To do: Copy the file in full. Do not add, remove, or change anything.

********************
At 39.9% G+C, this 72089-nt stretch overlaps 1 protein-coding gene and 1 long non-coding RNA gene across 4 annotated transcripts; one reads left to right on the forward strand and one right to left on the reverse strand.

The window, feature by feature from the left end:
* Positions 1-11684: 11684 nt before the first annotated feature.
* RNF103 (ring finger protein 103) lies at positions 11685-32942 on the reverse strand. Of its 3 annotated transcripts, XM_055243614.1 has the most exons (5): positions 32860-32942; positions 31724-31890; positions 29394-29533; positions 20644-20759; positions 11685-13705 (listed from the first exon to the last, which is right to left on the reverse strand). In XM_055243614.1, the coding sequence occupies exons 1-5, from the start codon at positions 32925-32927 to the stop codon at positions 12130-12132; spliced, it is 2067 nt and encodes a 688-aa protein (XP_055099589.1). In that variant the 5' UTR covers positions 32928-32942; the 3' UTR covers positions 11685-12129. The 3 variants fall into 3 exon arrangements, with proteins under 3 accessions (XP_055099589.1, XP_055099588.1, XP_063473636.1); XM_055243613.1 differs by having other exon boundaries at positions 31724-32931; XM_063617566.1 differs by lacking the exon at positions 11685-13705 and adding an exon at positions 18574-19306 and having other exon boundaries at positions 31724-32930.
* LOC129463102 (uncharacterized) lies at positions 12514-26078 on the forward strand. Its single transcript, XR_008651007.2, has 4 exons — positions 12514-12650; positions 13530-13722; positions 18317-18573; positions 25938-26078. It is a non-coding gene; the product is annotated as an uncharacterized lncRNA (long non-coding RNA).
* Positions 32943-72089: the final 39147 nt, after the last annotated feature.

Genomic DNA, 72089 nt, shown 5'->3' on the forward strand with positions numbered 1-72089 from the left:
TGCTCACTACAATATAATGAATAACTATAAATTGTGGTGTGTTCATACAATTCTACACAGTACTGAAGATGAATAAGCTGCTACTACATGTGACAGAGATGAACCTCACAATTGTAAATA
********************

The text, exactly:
At 39.9% G+C, this 72089-nt stretch overlaps 1 protein-coding gene and 1 long non-coding RNA gene across 4 annotated transcripts; one reads left to right on the forward strand and one right to left on the reverse strand.

The window, feature by feature from the left end:
* Positions 1-11684: 11684 nt before the first annotated feature.
* RNF103 (ring finger protein 103) lies at positions 11685-32942 on the reverse strand. Of its 3 annotated transcripts, XM_055243614.1 has the most exons (5): positions 32860-32942; positions 31724-31890; positions 29394-29533; positions 20644-20759; positions 11685-13705 (listed from the first exon to the last, which is right to left on the reverse strand). In XM_055243614.1, the coding sequence occupies exons 1-5, from the start codon at positions 32925-32927 to the stop codon at positions 12130-12132; spliced, it is 2067 nt and encodes a 688-aa protein (XP_055099589.1). In that variant the 5' UTR covers positions 32928-32942; the 3' UTR covers positions 11685-12129. The 3 variants fall into 3 exon arrangements, with proteins under 3 accessions (XP_055099589.1, XP_055099588.1, XP_063473636.1); XM_055243613.1 differs by having other exon boundaries at positions 31724-32931; XM_063617566.1 differs by lacking the exon at positions 11685-13705 and adding an exon at positions 18574-19306 and having other exon boundaries at positions 31724-32930.
* LOC129463102 (uncharacterized) lies at positions 12514-26078 on the forward strand. Its single transcript, XR_008651007.2, has 4 exons — positions 12514-12650; positions 13530-13722; positions 18317-18573; positions 25938-26078. It is a non-coding gene; the product is annotated as an uncharacterized lncRNA (long non-coding RNA).
* Positions 32943-72089: the final 39147 nt, after the last annotated feature.

Genomic DNA, 72089 nt, shown 5'->3' on the forward strand with positions numbered 1-72089 from the left:
TGCTCACTACAATATAATGAATAACTATAAATTGTGGTGTGTTCATACAATTCTACACAGTACTGAAGATGAATAAGCTGCTACTACATGTGACAGAGATGAACCTCACAATTGTAAATA